As you are aware, the University is comprised of all types of various colors, genders, ages, religions, and yes, people of different sexual orientations and gender identities. While Coach Brown's fight for his civil rights, is waning, the rights of gays and lesbians are far from secure. To hear Coach Brown, a representative of the University of Nebraska, use God and Jesus to argue against providing gays and lesbians protection from people that would harm them in the work place is beyond the pale. It makes me wonder what would happen if one of the football players came out. Would he bench them? Would he recommend kicking them off the team? I know former players that are gay. Has the University ever once asked them what it was like hiding in plain sight?

You can read the full letter here.

Osborne apologized, writing that:

I'm sorry that you've been offended by Ron Brown's comments. I can assure you that Ron's comments are reflective of his own views and do not represent those of the Athletic Department or the University. 

But Ron Brown won't shut up. In interviews last week, according to

... Brown also questioned whether he would have been criticized if he had testified in support of the anti-discrimination proposal.

“Should every employee from the University of Nebraska have to say that they're not representing the university?” Brown asked. “Would I have been OK if I was on the other side of the coin, in terms of if I was in favor of the proposal?”

Of course it would have, Ron, because in that instance you would have been repping the University's POV. Not all opinions are equal. 

Continue reading "Nebraska Coach Ron Brown Criticized For Anti-Gay Rant In Omaha" »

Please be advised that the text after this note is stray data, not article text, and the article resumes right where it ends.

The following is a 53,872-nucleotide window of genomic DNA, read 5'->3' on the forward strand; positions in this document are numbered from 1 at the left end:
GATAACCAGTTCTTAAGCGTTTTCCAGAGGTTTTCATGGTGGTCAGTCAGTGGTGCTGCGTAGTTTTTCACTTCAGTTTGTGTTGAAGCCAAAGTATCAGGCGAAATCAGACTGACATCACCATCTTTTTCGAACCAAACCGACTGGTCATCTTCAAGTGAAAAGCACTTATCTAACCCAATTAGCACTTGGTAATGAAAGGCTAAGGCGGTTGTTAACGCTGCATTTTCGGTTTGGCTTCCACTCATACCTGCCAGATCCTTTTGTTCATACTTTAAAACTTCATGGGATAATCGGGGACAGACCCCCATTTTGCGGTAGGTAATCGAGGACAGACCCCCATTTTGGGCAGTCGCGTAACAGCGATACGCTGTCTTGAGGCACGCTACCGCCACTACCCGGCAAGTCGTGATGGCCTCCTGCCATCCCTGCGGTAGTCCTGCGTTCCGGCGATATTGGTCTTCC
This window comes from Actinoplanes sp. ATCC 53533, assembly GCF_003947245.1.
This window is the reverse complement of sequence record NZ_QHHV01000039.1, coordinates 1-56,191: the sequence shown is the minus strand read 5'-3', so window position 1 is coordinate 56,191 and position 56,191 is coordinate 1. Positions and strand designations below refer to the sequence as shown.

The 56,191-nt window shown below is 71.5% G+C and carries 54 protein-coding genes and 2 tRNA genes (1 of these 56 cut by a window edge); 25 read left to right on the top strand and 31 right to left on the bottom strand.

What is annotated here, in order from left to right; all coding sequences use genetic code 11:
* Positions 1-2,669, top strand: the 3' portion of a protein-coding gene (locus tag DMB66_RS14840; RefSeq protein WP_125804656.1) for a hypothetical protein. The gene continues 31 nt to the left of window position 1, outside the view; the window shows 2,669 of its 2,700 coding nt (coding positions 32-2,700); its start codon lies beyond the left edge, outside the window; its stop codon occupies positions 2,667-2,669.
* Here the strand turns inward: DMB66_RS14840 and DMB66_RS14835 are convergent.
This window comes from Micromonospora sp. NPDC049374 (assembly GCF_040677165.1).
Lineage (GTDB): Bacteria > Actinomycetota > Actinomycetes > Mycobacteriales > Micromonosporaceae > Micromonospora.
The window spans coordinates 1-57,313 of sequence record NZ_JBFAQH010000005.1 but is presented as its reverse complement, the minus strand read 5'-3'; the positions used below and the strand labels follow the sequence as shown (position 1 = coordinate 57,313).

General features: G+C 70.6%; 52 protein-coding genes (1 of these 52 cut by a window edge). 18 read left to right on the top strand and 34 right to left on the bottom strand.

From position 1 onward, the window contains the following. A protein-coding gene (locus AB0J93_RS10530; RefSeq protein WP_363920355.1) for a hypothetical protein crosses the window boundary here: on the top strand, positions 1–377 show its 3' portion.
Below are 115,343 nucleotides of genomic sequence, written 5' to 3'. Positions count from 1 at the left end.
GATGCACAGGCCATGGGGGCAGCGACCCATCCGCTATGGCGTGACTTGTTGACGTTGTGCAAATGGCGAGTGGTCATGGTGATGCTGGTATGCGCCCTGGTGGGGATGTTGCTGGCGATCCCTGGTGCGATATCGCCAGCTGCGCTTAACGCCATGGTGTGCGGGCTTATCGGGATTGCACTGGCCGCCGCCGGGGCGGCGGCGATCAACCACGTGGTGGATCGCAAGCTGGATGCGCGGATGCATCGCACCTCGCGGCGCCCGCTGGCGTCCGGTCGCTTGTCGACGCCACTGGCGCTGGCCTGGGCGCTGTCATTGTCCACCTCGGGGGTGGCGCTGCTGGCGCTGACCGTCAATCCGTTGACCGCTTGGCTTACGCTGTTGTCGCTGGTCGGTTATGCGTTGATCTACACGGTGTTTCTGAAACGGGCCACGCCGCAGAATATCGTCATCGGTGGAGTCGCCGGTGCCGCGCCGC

A 9-Minute Clip of Nutty, Homophobic 'Christianist' Testimony on the Omaha LGBT Non-Discrimination Bill: VIDEO


Earlier this week I posted a report on a hearing on an LGBT anti-discrimination ordinance being considered in Omaha. Among those testifying were Oscar-winning screenwriter Alexander Payne (for), a native Omahan, and University of Nebraska Assistant Football Coach Ron Brown (against).

Blogger Aksarbent has posted another clip of testimony, featuring those opposed to the ordinance.

One speaker says she was attacked for bringing an Easter book to work, A pastor describes how he was attacked by gay activists who surrounded him with a rainbow flag.

Another woman speaks of Judgment Day and the consequences of going against natural law. The son of a minister tells them that God created Adam and Eve, not Adam and Barney. Another says that gay is a choice, and if the LGBT discrimination ordinance is passed, those who will be discriminated against are those who object to gay people.

Another complains about the "billable hours" he gave up that afternoon to come in and preach to them the "truth about love". A former street preacher is upset that men will be able to play on women's sports teams.

And one guy is confused, and is for the good guys.

Watch it all go down, AFTER THE JUMP...

Continue reading "A 9-Minute Clip of Nutty, Homophobic 'Christianist' Testimony on the Omaha LGBT Non-Discrimination Bill: VIDEO" »

Omaha City Councilman Ben Gray Discusses Ordinance Protecting LGBT Workers: VIDEO


There's a battle underway in Nebraska between Omaha City Councilmember Ben Gray, who introduced an Equal Employment Ordinance to protect the city's LGBT workers, and Beau McCoy (below), a state senator who introduced a bill intended to stop Gray's ordinance at the state level.